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6 tips for improving dental compliance

6 tips for improving dental compliance

6 Tips for Improving Dental Patient Compliance

You’ve just undertaken a procedure which has taken much more time than your average check up. You end the appointment by giving your patient invaluable advice that you have learnt after years of experience. Your patient even asks questions and has confirmed they understand the advice given to them.

So why is it that the next time you see them, they seem to have completely ignored your advice? Patient compliance is an ongoing challenge for dentists worldwide. It’s easy to start believing that patients are just not bothered about their oral health, but the true picture is more complex.

How can we improve patient compliance? As a long established dental supplier, it’s only right that we advocate good oral health. The need to encourage positive behaviour is more apparent than ever, with particular emphasis on building good habits among young people.


Patient reminders are often presented as a “routine check-up”. But there’s a problem with using that language: your patients will just see their appointment as a simple routine. More often than not the patient will leave the practice, head back to work or school and continue on with their daily life until 6 or 12 months later. Despite leaving them with essential advice, there’s nothing in place to ensure patients are doing exactly what you told them to. By sending reminders to your patients about good oral health practice, not just appointment reminders, you can help reinforce your education.

Re-iterate with data

Oral health advice is nearly always given verbally, but some patients will respond better to different techniques. For example, using visual models, radiographs and printed material can be really powerful, and some people will always respond better to visual information than spoken. If patients see real data or photographs, they’ll often be more inclined to follow your advice. Evidence-based decision making requires us to stay current with the most recent knowledge.

Keep it simple

It’s important to avoid using technical phrases that patients may not understand. We’re so used to talking about periodontal disease and xerostomia that we forget to translate these words into layman’s terms. Speaking slowly and clearly are often forgotten.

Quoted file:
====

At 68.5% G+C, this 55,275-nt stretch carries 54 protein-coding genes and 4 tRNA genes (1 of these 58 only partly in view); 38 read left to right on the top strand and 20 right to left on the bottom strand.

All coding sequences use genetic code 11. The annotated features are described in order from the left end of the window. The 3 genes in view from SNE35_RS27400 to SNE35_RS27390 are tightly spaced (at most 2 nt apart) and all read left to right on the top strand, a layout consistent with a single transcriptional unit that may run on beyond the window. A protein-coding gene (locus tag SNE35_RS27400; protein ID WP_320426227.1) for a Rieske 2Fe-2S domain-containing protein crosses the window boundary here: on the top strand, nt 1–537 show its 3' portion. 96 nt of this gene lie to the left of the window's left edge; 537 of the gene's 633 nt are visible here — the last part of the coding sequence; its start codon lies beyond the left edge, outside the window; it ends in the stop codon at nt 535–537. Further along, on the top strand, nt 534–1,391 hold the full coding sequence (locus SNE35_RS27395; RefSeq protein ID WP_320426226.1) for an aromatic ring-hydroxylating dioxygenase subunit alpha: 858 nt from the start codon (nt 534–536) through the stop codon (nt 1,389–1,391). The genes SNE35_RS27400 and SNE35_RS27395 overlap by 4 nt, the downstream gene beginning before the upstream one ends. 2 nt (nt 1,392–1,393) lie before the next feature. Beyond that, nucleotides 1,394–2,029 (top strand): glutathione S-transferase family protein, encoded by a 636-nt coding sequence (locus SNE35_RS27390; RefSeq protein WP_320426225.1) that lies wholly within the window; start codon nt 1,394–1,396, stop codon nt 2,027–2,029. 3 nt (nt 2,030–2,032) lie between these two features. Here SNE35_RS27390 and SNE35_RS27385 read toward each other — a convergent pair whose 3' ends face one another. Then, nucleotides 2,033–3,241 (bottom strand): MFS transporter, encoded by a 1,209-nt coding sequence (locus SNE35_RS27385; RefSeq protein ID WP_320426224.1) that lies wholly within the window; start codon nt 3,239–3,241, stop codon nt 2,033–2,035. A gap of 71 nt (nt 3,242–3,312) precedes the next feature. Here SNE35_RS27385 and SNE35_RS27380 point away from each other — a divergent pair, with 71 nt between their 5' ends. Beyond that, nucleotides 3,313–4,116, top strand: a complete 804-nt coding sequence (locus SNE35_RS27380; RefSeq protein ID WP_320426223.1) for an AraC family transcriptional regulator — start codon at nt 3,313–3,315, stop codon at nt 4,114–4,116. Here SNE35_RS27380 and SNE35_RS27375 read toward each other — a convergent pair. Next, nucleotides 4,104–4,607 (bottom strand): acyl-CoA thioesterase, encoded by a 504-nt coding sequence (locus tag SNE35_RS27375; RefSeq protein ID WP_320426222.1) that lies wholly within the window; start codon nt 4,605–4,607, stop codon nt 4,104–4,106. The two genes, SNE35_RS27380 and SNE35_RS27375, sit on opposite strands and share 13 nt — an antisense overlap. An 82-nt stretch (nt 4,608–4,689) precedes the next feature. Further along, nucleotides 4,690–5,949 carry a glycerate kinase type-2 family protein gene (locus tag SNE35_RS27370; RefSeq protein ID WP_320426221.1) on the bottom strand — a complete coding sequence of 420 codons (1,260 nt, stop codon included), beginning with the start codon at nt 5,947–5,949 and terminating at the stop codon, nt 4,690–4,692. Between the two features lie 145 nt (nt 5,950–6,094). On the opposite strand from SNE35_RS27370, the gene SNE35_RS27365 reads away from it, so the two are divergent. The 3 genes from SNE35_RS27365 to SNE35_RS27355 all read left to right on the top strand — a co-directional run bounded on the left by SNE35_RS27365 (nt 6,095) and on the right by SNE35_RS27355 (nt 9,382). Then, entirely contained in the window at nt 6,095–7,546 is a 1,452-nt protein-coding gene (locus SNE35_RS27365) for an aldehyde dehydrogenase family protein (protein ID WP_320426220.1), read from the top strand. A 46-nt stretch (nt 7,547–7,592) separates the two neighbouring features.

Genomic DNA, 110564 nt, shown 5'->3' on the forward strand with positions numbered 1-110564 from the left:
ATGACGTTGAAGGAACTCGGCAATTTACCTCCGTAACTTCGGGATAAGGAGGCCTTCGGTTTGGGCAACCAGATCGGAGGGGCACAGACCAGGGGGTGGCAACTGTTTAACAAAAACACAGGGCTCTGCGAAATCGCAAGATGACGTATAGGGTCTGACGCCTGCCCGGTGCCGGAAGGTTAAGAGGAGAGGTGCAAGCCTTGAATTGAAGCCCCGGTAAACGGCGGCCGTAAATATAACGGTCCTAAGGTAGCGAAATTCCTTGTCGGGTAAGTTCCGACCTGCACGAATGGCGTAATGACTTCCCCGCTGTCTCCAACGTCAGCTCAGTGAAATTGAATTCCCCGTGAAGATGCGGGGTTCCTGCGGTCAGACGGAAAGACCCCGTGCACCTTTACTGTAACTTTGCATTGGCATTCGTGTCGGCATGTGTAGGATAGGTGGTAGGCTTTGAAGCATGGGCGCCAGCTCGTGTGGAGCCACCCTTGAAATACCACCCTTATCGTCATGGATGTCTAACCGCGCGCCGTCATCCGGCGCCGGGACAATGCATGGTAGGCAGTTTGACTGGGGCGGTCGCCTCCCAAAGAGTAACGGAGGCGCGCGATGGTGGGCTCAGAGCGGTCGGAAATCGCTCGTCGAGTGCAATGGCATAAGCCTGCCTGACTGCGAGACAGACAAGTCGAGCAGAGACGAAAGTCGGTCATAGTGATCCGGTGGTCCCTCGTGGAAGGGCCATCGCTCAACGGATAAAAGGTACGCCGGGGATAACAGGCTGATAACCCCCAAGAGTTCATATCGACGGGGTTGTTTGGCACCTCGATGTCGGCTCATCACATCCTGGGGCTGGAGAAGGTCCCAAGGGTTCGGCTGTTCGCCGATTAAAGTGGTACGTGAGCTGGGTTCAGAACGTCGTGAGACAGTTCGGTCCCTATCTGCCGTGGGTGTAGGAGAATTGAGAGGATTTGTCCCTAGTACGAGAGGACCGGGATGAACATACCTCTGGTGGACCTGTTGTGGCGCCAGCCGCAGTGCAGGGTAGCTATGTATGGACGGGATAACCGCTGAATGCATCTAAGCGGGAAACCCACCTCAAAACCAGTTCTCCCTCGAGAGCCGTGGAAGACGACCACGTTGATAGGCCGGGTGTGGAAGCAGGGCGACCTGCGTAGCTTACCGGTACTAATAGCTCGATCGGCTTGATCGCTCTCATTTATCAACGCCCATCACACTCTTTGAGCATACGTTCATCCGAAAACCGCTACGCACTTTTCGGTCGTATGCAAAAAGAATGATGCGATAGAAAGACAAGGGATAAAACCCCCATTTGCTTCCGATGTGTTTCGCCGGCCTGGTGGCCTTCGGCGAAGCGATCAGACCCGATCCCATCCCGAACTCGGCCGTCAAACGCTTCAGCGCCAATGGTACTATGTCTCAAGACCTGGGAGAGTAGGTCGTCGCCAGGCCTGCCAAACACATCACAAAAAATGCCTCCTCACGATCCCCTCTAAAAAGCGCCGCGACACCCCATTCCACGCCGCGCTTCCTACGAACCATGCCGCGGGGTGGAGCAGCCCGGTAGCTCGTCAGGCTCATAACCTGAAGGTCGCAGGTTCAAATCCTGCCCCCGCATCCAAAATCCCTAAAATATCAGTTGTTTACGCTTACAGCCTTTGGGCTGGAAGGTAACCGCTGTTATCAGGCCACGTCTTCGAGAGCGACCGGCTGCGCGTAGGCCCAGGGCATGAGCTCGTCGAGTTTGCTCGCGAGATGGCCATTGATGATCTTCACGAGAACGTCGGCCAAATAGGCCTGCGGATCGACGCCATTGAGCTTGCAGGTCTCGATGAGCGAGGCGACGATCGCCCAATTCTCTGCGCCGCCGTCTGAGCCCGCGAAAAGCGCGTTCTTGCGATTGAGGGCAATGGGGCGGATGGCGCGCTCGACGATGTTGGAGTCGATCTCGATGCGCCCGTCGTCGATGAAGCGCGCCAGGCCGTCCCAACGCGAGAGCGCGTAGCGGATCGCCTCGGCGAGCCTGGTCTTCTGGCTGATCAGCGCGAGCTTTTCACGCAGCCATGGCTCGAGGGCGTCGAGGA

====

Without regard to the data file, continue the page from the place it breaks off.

Two patients may have undergone the same treatment, but this doesn’t mean their understanding of follow up actions will be the same too. Small talk with your patient can help you understand their level of education, interests and background, and this can help guide the conversation when it comes to oral health advice. For example, Patient A is an engineer, so might respond better to diagrams, whereas Patient B works in I.T. and might prefer to Google a topic and research it themselves. One patient might respond well to humour, whereas another might prefer a scientific explanation. Listening to patients is critical.

Don’t overload patients with information

Small, easy to remember chunks of advice are great, whether that’s delivered by taking to patients, emailing them a video or showing them a model. But dentistry is an incredibly complex area, and it’s easy to forget that when you’re immersed in Practice day to day. Some patients might prefer some information to take away rather than a discussion during the appointment.

Rapport means repeat appointments

Every dental professional knows that building a rapport with patients is vital. Not only does it help create a positive relationship between the dentist and patient, but it increases levels of engagement too. Demonstrate genuine concern for your patient’s issues.

Offering a positive and memorable experience is a key way to creating trust and confidence. It’s often the small things which make a big difference, like creating an environment the patient is happy to come back to. Seek feedback from every patient about their experience, and make improvements where necessary.


Long term psychological studies have shown that goal setting is a profound motivating factor. If your patient is able to visualise a goal, and the benefits that it will bring, they will find it much easier to take the necessary steps to achieve that goal. This is particularly effective for younger patients. Consider the effect of good oral health on whole-body health, self-esteem, and even the patient’s dental costs.

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